ZOMBIE MEX DIARIES 3.02.13

ESCAPE!

We had been walking steadily for about a half hour. Lazaro De La Tierra, boy zombie, Pearl Gonzalez, the most beautiful zombie woman in the world, were being led by the mysterious Mr. Nez through a secret lit tunnel in the catacombs of the Los Angeles River drainage system. It all had a sense of unreality to me. Finally we came to halt before a metal door.

“Now that wasn’t such a bad walk was it?” Mr. Nez asked.

Neither Pearl nor I were in much of a mood to say anything.

He fiddled with the security box next to the metallic door and once again fed a code into the touch pad screen. The door opened, reveling a hallway leading to the main room of the zombie safe house.

“Which by a comodius vicus of recirculation brings us back to the safe house under Olvera Street!” he said, motioning us in.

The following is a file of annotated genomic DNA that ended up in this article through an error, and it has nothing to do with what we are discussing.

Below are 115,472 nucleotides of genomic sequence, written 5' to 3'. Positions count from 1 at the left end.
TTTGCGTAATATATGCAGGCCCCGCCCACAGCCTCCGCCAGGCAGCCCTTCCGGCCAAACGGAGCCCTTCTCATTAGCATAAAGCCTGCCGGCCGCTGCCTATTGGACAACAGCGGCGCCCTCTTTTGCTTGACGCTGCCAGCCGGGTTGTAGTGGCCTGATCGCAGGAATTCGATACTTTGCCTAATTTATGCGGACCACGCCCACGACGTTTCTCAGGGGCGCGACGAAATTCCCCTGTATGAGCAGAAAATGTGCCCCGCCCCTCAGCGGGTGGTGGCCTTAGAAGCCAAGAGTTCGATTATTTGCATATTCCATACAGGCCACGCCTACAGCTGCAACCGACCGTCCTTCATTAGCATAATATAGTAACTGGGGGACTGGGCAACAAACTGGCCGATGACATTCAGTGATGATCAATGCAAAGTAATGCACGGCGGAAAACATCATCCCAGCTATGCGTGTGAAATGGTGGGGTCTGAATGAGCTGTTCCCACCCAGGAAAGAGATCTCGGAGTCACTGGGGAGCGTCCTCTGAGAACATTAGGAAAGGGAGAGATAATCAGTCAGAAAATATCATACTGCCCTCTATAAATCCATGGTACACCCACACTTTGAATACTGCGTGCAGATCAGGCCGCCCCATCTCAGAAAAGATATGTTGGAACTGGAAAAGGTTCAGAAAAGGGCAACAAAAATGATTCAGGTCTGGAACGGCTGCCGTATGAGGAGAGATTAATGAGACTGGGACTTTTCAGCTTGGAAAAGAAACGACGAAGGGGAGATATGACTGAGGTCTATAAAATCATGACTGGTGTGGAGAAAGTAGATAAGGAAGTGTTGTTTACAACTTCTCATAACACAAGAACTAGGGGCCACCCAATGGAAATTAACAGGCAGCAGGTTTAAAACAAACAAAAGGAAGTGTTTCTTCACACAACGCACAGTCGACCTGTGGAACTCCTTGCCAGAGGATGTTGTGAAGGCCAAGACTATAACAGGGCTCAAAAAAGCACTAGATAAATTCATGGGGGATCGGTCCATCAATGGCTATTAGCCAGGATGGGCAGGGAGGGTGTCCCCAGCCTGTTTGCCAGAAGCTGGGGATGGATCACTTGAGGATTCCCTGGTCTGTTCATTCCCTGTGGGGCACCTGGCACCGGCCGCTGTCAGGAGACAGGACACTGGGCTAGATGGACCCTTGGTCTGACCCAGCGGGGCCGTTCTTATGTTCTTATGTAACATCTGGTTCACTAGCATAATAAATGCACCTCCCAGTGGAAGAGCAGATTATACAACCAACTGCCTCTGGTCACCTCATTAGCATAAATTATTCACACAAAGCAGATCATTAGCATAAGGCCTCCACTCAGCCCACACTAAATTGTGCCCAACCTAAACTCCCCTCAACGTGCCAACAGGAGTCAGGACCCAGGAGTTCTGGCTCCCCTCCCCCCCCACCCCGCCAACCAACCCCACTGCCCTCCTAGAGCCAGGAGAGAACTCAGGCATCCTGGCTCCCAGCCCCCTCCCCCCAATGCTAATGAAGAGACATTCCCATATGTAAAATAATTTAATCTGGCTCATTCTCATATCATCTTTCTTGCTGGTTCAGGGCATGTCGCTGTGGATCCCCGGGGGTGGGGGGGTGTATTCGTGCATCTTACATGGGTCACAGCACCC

“What do we do now?” I asked, taking a seat inside the large room.

“The Juan de Oñate thugs were waiting for you outside the Olvera Street shop. That means we were followed last night.” Mr. Nez replied as he began to hurriedly shuffle documents from a desk in the room into a large leather bag.

“They may not know about the safe house, but they probably suspect it. In any case it’s too dangerous to stay here. It’ll take me a few minutes to close up shop here.”

“Where are we going?” Pearl asked.

“The lab. Its safe. But we’ll have to make sure we’re not followed.”

After a few minutes he had filled the leather bag with all the documents he needed. Mr. Nez then went to the center of the room, moved aside a rug with his foot, and revealed a trapdoor in the floor. He lifted the trapdoor. Inside I could see another control panel.

“Step to the center of the room,” he commanded.

Pearl and I complied. Mr. Nez pushed some buttons on the control panel and then a remarkable thing happened.

The walls in the room began to move!

The walls seemed slide back into a recessed area behind them. Simultaneously, from the sides of the recessed area other walls slid in to take the place of the original walls. Within moments the antique and high tech gear of the safe house were gone, replaced by walls and artifacts that made the room look like an abandoned storage area, complete with spider webs and dust.